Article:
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Dr Nunzianda Frascione

Education/Academic qualification

  • Postgraduate Certificate in Academic Practice in Higher Education

    2019
  • PhD in Chemistry and Analytical Sciences

    2018
  • Doctor of Pharmacy (PharmD)

    2018

Research interests

As part of King’s Forensics, the Forensic Biochemistry group headed by Dr Nunzianda Frascione investigates the nature and evidential use of forensic trace evidence such as biological fluids, touch DNA and fingermarks. Such traces are often the most important forms of evidence encountered within forensic casework and their presence may help support or refute victim, suspect or witness claims about events.

Specialist expertise:

The group works closely, both on a technical and operational level, with police forces, forensic providers and government-associated laboratories on several research streams:

  • The development of biosensors for the detection of biological evidence – Current methods for their detection of body fluids on evidential surfaces are costly and time-consuming. The purpose of this project is to develop a number of ‘turn-on’ fluorescent probes that can be sprayed onto items in order to simultaneously locate and identity different types of biological evidence.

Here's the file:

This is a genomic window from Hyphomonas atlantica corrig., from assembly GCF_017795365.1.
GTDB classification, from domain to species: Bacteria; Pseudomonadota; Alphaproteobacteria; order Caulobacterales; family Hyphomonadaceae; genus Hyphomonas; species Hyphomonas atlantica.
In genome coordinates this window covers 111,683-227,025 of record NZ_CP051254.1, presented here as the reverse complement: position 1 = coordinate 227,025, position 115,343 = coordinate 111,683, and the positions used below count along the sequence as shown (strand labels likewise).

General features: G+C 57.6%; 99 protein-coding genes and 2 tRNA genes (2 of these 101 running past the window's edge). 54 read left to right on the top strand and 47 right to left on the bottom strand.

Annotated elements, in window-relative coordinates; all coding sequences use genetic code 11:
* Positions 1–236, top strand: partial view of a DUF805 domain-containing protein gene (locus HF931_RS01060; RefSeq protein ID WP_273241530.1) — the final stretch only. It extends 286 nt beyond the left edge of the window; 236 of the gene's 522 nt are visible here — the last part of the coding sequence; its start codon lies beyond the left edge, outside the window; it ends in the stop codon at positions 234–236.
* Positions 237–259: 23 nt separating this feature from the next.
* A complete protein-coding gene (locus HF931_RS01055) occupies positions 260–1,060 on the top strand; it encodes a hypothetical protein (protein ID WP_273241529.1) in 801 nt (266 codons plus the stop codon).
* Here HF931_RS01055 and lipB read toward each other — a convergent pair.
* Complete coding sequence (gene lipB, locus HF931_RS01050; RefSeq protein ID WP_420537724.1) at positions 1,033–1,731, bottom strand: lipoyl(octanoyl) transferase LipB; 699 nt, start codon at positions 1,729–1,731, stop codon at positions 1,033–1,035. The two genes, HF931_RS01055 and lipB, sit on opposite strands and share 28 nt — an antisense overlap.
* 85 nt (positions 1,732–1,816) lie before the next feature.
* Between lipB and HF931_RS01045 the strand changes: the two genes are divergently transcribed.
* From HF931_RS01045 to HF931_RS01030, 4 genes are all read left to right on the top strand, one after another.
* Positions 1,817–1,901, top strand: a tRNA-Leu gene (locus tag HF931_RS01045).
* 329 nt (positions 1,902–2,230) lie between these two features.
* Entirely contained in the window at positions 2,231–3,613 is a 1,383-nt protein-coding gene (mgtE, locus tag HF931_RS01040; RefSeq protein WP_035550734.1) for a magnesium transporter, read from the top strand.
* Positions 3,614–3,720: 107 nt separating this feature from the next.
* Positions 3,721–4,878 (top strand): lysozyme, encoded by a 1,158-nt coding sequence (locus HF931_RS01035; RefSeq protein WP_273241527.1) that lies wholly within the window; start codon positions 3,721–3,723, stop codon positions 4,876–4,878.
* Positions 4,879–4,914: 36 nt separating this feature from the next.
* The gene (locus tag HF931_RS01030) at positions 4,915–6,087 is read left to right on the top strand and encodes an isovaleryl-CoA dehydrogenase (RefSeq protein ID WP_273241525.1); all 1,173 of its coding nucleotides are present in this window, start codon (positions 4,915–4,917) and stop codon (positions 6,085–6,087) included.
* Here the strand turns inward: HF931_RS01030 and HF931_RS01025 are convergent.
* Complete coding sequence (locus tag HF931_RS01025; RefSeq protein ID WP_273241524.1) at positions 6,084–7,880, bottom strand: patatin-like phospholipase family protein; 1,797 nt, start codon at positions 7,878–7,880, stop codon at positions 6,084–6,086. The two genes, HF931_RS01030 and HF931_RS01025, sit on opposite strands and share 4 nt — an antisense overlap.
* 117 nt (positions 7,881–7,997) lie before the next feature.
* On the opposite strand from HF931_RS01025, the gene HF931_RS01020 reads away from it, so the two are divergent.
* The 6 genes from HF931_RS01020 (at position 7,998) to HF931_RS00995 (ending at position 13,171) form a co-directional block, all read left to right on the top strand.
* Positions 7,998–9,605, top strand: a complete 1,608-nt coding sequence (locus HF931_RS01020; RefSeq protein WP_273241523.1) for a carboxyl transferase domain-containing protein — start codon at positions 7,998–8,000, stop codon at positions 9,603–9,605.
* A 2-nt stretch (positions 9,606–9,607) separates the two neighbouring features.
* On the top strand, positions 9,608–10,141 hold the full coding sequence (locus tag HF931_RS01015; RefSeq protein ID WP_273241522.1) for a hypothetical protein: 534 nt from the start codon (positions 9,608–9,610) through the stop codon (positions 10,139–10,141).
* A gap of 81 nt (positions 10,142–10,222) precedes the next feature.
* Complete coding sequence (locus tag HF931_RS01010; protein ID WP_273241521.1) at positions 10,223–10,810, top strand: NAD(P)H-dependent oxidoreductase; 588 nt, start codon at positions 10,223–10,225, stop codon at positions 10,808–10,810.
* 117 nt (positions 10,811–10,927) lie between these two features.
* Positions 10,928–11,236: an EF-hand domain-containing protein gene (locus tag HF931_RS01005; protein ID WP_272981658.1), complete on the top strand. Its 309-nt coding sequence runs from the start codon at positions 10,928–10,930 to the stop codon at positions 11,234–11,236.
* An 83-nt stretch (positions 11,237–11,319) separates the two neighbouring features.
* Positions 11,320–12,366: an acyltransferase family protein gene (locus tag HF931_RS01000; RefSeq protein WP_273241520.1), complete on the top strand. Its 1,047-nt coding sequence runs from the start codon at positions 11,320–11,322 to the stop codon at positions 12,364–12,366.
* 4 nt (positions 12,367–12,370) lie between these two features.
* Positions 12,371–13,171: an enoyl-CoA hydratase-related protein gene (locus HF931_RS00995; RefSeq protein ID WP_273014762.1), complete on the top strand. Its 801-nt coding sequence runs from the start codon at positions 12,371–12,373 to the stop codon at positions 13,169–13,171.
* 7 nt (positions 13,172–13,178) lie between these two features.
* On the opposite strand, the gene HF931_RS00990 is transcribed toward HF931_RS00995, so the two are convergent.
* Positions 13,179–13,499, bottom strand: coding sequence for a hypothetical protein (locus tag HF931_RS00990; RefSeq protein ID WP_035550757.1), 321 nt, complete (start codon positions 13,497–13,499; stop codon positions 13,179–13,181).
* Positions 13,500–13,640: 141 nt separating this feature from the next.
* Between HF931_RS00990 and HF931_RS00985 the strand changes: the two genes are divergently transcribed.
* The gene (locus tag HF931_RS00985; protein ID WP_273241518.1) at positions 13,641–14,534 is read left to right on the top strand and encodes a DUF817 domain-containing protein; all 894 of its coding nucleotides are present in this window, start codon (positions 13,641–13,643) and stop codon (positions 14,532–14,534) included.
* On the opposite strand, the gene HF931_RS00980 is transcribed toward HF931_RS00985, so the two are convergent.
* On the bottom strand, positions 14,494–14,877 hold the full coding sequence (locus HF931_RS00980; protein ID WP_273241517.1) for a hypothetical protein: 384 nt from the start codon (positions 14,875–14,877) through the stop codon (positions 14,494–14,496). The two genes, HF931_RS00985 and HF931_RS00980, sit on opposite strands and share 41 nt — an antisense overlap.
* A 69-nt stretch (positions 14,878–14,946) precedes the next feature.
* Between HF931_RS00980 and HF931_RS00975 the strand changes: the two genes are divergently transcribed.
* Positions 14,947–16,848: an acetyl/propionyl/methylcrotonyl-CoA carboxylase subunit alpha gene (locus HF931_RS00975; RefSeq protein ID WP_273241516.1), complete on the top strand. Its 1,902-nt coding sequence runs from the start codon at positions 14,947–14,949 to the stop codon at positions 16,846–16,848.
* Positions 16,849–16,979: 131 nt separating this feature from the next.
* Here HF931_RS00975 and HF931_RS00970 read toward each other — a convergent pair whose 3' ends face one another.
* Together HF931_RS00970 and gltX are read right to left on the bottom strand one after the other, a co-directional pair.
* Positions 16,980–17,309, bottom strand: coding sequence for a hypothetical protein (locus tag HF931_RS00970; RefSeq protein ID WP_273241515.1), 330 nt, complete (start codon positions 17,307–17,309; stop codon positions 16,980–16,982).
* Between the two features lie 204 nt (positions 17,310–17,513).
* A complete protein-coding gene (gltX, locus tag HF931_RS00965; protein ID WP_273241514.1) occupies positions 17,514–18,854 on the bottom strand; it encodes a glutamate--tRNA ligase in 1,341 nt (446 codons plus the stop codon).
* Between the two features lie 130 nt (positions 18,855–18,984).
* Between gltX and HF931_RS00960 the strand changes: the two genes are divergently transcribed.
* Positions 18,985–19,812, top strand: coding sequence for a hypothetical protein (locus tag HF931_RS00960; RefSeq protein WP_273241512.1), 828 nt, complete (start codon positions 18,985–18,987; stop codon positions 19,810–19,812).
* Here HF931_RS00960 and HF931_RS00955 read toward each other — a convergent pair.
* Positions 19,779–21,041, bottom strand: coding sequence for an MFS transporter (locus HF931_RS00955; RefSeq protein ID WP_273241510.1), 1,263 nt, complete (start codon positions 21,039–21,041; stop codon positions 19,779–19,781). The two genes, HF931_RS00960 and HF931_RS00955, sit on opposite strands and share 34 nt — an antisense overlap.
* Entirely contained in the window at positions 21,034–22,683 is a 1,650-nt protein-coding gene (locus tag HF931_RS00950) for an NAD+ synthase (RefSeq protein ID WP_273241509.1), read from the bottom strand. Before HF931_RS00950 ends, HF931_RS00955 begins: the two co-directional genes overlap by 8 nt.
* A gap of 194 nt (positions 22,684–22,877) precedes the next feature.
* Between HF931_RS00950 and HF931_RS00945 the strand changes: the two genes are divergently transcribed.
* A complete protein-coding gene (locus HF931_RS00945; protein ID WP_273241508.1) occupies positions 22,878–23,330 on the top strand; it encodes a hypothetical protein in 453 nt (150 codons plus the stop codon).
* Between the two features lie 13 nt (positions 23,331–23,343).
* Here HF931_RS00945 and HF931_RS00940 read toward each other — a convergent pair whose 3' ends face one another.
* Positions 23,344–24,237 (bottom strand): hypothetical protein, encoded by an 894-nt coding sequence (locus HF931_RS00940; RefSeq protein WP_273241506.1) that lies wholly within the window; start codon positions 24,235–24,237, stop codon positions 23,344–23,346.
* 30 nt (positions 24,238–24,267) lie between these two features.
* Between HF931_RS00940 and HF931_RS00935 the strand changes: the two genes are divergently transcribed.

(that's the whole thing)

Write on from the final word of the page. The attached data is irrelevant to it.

• Biological fluid aging – Uncertainty over the time that a blood deposit was made has led to the rejection of forensically valuable evidence in the past. Using fluorescence lifetime monitoring, our group is currently developing an accurate method to determine the time since creation of bloodstains and other biological evidence.
  • Studying the nature of ‘touch DNA’ – This project aims to determine the source of DNA transferred by touch; study the variability both between and within individuals and ultimately develop a method of extraction and amplification to maximise the potential of gaining usable DNA profiles from this evidence.
  • Synthesis and use of forensic ‘taggants’ – The use of forensic ‘taggant’ technology to physically or chemically mark objects for the purpose of identification is becoming a significant part of national crime reduction strategies. Taggants may be able to prevent or monitor criminal offences such as theft, counterfeiting and the trafficking of drugs or explosives by associating an object with a specific piece of information. Our group specializes in the development and deployment of novel taggant materials.

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